Advaita Vedanta Philosophy of Adi Shankaracharya

January 5, 2008 at 3:52 am Leave a comment

The essence of Advaita Vedanta Philosophy of Adi Shankaracharya

The teachings of Sankara can be summed up in half a verse: “Brahma Satyam Jagan Mithya Jivo Brahmaiva Na Aparah—Brahman (the Absolute) is alone real; this world is unreal; and the Jiva or the individual soul is non-different from Brahman.” This is the quintessence of his philosophy.

The Advaita taught by Sri Sankara is a rigorous, absolute one. According to Sri Sankara, whatever is, is Brahman. Brahman Itself is absolutely homogeneous. All difference and plurality are illusory.

Brahman—The One Without A Second

The Atman is self-evident (Svatah-siddha). It is not established by extraneous proofs. It is not possible to deny the Atman, because It is the very essence of the one who denies It. The Atman is the basis of all kinds of knowledge, presuppositions and proofs. Self is within, Self is without; Self is before, Self is behind; Self is on the right, Self is on the left; Self is above and Self is below. Brahman is not an object, as It is Adrisya, beyond the reach of the eyes. Hence the Upanishads declare: “Neti Neti—not this, not this….” This does not mean that Brahman is a negative concept, or a metaphysical abstraction, or a nonentity, or a void. It is not another. It is all-full, infinite, changeless, self-existent, self-delight, self-knowledge and self-bliss. It is Svarupa, essence. It is the essence of the knower. It is the Seer (Drashta), Transcendent (Turiya) and Silent Witness (Sakshi). Sankara’s Supreme Brahman is impersonal, Nirguna (without Gunas or attributes), Nirakara (formless), Nirvisesha (without special characteristics), immutable, eternal and Akarta (non-agent). It is above all needs and desires. It is always the Witnessing Subject. It can never become an object as It is beyond the reach of the senses. Brahman is non-dual, one without a second. It has no other beside It. It is destitute of difference, either external or internal. Brahman cannot be described, because description implies distinction. Brahman cannot be distinguished from any other than It. In Brahman, there is not the distinction of substance and attribute. Sat-Chit-Ananda constitute the very essence or Svarupa of Brahman, and not just Its attributes. The Nirguna Brahman of Sankara is impersonal. It becomes a personal God or Saguna Brahman only through Its association with Maya. Saguna Brahman and Nirguna Brahman are not two different Brahmans. Nirguna Brahman is not the contrast, antithesis or opposite of Saguna Brahman. The same Nirguna Brahman appears as Saguna Brahman for the pious worship of devotees. It is the same Truth from two different points of view. Nirguna Brahman is the higher Brahman, the Brahman from the transcendental viewpoint (Paramarthika); Saguna Brahman is the lower Brahman, the Brahman from the relative viewpoint (Vyavaharika).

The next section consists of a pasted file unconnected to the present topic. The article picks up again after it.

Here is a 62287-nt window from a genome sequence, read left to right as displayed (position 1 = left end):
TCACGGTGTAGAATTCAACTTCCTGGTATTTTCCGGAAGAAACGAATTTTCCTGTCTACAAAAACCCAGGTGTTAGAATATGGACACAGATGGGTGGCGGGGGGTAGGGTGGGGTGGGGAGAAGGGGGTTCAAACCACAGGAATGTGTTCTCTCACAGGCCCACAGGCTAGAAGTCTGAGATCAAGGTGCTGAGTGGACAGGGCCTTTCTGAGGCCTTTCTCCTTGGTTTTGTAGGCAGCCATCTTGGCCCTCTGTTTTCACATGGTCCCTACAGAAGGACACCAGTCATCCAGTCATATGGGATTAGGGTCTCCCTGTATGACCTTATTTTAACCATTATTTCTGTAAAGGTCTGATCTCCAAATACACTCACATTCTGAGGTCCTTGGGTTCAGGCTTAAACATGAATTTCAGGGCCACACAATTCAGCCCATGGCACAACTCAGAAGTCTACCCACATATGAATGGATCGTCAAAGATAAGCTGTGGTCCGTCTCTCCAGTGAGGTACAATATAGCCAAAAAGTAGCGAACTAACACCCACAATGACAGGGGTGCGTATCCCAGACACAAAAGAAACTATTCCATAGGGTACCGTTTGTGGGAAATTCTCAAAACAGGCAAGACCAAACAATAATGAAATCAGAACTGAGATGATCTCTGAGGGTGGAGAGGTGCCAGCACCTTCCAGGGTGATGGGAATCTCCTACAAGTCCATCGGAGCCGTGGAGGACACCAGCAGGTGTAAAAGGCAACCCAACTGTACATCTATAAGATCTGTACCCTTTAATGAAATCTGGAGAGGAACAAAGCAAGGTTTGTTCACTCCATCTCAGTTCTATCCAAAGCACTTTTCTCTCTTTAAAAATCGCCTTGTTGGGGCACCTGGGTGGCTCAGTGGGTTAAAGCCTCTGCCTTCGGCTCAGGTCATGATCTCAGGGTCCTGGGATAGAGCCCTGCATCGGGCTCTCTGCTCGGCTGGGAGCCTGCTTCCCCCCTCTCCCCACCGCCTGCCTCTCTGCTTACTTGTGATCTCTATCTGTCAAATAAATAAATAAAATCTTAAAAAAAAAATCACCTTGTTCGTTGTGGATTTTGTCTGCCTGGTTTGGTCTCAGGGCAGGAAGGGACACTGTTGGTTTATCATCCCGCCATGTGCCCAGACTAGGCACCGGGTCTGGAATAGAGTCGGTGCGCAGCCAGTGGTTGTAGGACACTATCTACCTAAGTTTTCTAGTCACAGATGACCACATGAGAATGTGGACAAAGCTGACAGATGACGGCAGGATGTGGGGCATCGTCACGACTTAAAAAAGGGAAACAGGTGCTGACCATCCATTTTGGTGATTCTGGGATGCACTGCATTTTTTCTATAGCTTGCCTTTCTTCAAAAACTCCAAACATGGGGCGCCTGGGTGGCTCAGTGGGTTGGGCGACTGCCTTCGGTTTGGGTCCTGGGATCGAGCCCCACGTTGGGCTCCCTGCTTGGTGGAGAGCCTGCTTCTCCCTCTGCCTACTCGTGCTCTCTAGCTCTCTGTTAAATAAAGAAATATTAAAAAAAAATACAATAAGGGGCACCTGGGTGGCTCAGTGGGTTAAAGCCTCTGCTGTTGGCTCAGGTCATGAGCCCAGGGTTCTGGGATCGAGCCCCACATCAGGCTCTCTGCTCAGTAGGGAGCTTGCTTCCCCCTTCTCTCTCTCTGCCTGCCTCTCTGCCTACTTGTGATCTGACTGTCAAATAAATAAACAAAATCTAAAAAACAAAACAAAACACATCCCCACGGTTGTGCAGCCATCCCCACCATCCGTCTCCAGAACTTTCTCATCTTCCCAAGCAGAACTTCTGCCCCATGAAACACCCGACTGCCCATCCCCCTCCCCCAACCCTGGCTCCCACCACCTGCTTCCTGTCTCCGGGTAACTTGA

The World—A Relative Reality

The world is not an illusion according to Sankara. The world is relatively real (Vyavaharika Satta), while Brahman is absolutely real (Paramarthika Satta). The world is the product of Maya or Avidya. The unchanging Brahman appears as the changing world through Maya. Maya is a mysterious indescribable power of the Lord which hides the real and manifests itself as the unreal: Maya is not real, because it vanishes when you attain knowledge of the Eternal. It is not unreal also, because it exists till knowledge dawns in you. The superimposition of the world on Brahman is due to Avidya or ignorance.

Nature Of The Jiva And The Means To Moksha

To Sankara, the Jiva or the individual soul is only relatively real. Its individuality lasts only so long as it is subject to unreal Upadhis or limiting conditions due to Avidya. The Jiva identifies itself with the body, mind and the senses, when it is deluded by Avidya or ignorance. It thinks, it acts and enjoys, on account of Avidya. In reality it is not different from Brahman or the Absolute. The Upanishads declare emphatically: “Tat Tvam Asi—That Thou Art.” Just as the bubble becomes one with the ocean when it bursts, just as the pot-ether becomes one with the universal ether when the pot is broken, so also the Jiva or the empirical self becomes one with Brahman when it gets knowledge of Brahman. When knowledge dawns in it through annihilation of Avidya, it is freed from its individuality and finitude and realises its essential Satchidananda nature. It merges itself in the ocean of bliss. The river of life joins the ocean of existence. This is the Truth. The release from Samsara means, according to Sankara, the absolute merging of the individual soul in Brahman due to dismissal of the erroneous notion that the soul is distinct from Brahman. According to Sankara, Karma and Bhakti are means to Jnana which is Moksha.

More Info: Shankarachaya Advaita Vedanta Portal

Entry filed under: advaita, advaita philosophy, advaita vedanta, advaita vedanta philosophy, Sankaracharya, Shankaracharya. Tags: .

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